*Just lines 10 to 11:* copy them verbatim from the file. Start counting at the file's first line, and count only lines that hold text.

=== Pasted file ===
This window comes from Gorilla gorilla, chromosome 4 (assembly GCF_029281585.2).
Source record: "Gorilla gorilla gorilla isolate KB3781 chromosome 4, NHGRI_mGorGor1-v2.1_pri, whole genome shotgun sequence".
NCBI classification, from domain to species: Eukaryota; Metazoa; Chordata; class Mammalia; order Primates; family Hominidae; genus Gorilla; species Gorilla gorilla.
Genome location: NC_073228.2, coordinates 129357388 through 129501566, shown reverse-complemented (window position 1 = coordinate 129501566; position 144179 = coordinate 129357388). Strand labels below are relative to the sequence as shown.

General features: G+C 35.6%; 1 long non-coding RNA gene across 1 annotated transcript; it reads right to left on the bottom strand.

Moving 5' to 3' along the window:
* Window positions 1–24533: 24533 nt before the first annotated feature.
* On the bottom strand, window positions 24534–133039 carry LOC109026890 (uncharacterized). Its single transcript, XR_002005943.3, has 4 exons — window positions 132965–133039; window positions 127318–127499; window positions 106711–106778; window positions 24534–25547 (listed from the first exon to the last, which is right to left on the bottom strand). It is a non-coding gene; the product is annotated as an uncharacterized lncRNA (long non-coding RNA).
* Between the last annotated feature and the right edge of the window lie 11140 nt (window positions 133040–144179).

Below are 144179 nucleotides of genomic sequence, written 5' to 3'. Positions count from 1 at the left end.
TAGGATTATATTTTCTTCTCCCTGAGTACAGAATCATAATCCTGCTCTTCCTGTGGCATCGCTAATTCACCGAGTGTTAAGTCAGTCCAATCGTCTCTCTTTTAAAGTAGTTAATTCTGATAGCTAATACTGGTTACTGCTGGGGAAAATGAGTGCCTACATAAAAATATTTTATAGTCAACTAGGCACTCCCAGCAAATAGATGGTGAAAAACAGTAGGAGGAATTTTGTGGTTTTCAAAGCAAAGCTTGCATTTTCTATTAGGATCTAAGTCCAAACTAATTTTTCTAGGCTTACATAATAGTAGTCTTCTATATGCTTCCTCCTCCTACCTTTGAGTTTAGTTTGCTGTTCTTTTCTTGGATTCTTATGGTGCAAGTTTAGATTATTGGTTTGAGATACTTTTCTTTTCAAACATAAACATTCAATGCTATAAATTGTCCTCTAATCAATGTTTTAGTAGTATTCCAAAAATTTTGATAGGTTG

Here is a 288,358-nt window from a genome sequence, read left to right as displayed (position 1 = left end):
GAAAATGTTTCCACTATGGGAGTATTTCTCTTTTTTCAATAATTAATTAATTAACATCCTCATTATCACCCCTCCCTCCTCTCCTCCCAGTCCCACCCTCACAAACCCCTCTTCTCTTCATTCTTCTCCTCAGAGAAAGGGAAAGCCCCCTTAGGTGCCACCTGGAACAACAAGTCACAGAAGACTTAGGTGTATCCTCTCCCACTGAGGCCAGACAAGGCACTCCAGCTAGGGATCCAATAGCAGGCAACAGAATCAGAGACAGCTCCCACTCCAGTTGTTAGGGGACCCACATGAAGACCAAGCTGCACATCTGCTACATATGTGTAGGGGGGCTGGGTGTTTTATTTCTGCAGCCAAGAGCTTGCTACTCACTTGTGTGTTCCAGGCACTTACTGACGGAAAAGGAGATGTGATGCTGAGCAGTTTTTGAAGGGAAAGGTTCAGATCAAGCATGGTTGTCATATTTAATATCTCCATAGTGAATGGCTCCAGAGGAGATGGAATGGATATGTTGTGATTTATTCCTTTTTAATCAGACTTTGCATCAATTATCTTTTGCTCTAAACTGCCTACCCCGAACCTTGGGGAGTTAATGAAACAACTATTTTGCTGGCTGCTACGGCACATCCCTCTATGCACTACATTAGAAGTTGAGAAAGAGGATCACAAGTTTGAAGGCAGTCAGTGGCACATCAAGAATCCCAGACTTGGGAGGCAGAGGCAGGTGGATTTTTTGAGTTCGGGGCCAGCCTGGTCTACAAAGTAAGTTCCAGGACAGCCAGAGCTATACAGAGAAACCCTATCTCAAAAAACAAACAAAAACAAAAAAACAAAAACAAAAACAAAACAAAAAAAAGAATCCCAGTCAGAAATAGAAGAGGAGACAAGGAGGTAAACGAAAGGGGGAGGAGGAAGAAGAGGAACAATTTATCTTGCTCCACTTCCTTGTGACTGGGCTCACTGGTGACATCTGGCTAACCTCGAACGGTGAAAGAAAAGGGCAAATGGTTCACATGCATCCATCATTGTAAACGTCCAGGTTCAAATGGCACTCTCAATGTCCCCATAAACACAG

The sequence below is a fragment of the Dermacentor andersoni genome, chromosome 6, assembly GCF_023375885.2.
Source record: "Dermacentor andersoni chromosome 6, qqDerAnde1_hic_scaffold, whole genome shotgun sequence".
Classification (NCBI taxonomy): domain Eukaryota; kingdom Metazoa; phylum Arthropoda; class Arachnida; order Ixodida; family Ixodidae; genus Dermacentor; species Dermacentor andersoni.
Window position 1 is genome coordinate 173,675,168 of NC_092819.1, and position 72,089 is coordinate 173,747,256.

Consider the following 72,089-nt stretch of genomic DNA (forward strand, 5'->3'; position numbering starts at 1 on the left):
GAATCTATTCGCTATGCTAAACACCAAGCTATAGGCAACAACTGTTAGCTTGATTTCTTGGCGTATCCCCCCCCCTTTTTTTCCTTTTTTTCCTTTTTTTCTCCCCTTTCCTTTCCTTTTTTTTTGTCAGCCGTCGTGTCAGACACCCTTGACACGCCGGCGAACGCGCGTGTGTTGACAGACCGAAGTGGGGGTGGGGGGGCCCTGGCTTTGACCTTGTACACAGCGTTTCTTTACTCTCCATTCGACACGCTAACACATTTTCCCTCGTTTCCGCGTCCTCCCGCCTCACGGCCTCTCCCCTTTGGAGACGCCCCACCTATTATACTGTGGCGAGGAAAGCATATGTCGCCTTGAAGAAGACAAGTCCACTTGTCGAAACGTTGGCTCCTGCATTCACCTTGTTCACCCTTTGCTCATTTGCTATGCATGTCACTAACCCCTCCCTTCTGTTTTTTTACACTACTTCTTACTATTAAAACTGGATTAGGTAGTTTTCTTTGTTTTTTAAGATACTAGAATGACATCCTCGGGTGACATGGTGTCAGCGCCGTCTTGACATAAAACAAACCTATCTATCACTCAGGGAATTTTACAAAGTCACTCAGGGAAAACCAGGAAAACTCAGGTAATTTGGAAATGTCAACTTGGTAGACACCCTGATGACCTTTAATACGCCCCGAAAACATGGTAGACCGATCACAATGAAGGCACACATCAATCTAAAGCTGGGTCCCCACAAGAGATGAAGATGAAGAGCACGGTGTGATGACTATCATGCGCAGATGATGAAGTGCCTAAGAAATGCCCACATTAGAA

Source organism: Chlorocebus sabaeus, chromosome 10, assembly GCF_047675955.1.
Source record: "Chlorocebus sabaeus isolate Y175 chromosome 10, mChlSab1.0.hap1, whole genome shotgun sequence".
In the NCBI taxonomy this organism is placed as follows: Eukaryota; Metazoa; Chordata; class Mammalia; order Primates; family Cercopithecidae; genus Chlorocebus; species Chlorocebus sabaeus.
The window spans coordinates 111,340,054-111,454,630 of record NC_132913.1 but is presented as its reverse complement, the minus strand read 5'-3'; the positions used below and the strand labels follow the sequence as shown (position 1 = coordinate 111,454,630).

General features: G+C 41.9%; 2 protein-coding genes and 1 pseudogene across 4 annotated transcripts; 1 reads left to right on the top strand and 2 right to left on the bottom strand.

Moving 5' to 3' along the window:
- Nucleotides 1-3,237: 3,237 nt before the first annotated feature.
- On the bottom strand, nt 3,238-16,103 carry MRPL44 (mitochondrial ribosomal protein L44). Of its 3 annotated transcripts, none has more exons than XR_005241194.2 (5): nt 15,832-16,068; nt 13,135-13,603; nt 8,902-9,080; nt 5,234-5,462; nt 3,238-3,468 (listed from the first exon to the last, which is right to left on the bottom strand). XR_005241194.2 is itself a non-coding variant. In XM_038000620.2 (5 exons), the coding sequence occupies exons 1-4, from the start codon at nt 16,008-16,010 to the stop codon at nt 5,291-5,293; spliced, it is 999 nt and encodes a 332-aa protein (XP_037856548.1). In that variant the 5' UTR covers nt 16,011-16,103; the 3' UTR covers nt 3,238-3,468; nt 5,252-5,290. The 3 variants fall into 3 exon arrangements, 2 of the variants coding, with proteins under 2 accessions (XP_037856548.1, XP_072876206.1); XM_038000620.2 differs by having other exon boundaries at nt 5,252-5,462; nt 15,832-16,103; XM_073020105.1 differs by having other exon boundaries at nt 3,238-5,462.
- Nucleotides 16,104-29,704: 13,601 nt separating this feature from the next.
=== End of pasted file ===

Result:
Below are 144179 nucleotides of genomic sequence, written 5' to 3'. Positions count from 1 at the left end.
TAGGATTATATTTTCTTCTCCCTGAGTACAGAATCATAATCCTGCTCTTCCTGTGGCATCGCTAATTCACCGAGTGTTAAGTCAGTCCAATCGTCTCTCTTTTAAAGTAGTTAATTCTGATAGCTAATACTGGTTACTGCTGGGGAAAATGAGTGCCTACATAAAAATATTTTATAGTCAACTAGGCACTCCCAGCAAATAGATGGTGAAAAACAGTAGGAGGAATTTTGTGGTTTTCAAAGCAAAGCTTGCATTTTCTATTAGGATCTAAGTCCAAACTAATTTTTCTAGGCTTACATAATAGTAGTCTTCTATATGCTTCCTCCTCCTACCTTTGAGTTTAGTTTGCTGTTCTTTTCTTGGATTCTTATGGTGCAAGTTTAGATTATTGGTTTGAGATACTTTTCTTTTCAAACATAAACATTCAATGCTATAAATTGTCCTCTAATCAATGTTTTAGTAGTATTCCAAAAATTTTGATAGGTTG